The Ghost of Flight 401 by John Fuller – R.I.P. VII

I bought John Fuller’s The Ghost of Flight 401 at a book sale recently. The copy looked and smelled wonderfully old, and that combined with the word ‘ghost’ in the title is what made me buy it. It was only after I came home with my bag full of books, read the back cover and looked it up on the internet, that I discovered that it is supposed to be a non-fiction ghost story. Wow. I was hooked. A week-long vacation and my unfortunate choice of the travel read (Pasternak’s Dr. Zhivago) interrupted my reading of this fascinating book, but as soon as I came back, just yesterday, in fact, I immersed myself into the book once again.

Summary: In the dead of night in December, 1972, Eastern Airlines
jumbo jet flight 401 plunged into the Florida Everglades killing 101 passengers
and crew. Months later, the ghosts of its pilot and flight engineer began to
appear on sister ships carrying parts salvaged from the crash.

Ace investigative reporter John Fuller heard rumors of the ghosts and swore he
would uncover the true story, no matter how bizarre. At first, airline
employee, fearful of retribution, refused to talk. But Fuller persisted and
finally, one after another, stewardesses, pilots, and ground crews came forth
to tell one of the most astonishing stories in recent aviation history. This is
their tale–a hair-raising jet-age ghost story that can no longer be denied!

My thoughts: I never thought I would actually like a book where the author is convinced that the ghosts do exist and has written the book in the form of a non-fiction. I was certain I’d find it ludicrous. I was surprised right at the very beginning, when I actually liked the way the author wrote about his experience with the planchet. The author tries repeatedly to convince the reader that this ghost story is not just a story and that even though it sounds entirely crazy, it’s not.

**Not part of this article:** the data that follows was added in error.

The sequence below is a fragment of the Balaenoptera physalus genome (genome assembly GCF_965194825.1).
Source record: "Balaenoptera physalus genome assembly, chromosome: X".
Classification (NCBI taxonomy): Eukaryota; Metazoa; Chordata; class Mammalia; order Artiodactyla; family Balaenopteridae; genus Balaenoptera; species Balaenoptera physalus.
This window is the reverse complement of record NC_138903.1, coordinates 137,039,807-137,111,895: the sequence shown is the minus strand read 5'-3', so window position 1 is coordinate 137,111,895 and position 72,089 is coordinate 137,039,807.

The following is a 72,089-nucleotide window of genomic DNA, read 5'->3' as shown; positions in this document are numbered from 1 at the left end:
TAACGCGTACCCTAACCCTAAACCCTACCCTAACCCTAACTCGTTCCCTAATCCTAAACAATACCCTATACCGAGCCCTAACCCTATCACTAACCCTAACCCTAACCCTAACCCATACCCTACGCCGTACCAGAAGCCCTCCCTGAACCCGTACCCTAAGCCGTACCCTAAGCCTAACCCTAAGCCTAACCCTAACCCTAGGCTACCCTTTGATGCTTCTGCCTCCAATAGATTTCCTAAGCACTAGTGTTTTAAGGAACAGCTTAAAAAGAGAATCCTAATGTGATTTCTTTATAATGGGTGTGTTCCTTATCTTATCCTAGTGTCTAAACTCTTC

That being said, this is not really a horror story. It’s more like a detailed study of a horror story. There are scenes when you’re absolutely scared, but there are also parts where you are absolutely bored by the author’s repetitiveness. I thought the premise of the book was fascinating. Though it may be best to keep in mind that this makes a good read for someone who dives in not expecting a scary tale. The book does have a good flow, even if at times there are too many unnecessary details. The writer could have withheld some of his extensive research to avoid information dumps. A thing I loved was how writer-ly his obsession with the new story sounded, the way he conducted his research, just travelling and talking to people and it was the most romantic concept. I’m sure it’s not quite as pleasant being a writer but he made it sound amazing.

Of course, people have said that Fuller tweaked a lot of the facts and made up almost half of what he’s written. People have said that there is no way they could believe what he’s written, because half the details aren’t even true. Considering the fact that I wouldn’t believe what he’s written even if he stuck to the entire factual truth, I’m not really bothered by the inconsistencies in the facts. That makes the book neither a history lesson nor an entirely made-up horror story. Call it the author’s point of view on what must have happened or just a made-up non-fiction, if there is such a thing as that. Either way, I liked the book and am glad I bought it.

And that’s my last read for the R.I.P. Challenge. Before I forget, Happy Halloween!

The Dreams in The Witch-House by Howard P. Lovecraft – R.I.P. VII

The Dreams in The Witch-House is a short story / novella by H. P. Lovecraft, part of his Cthulhu Mythos. I read it for the R.I.P. Challenge. I can’t believe I read so few horror-ish books for R.I.P. this year, but I am going to spend this last week making up for all the lost time.

I’ve always said, that the one thing that I love about Lovecraft’s stories, is the way he dives right into the mystery, horror and absurdity of the situations his characters are in. I also like how there is usually one lead character and the story revolves around his experiences with something beyond reality. It’s as if he strips off all the elements that may complicate a story, many characters, dialogues, small plot twists and other fluff and focuses the entire plot on the one thing that he does extremely well: intrigue and terrify the readers.

This story was no different. It is a tale about Walter Gilman, a student of mathematics and folklore, who moves to the Witch House, a place where the witch Keziah Mason lived after she escaped from Salem. Like all the previous occupants of the place, who mysteriously died prematurely, Gilman begins to suspect that he is being haunted by her. He spends nights dreaming feverishly of alien worlds and indescribable evils till he eventually encounters the witch and her freaky, rat-like familiar.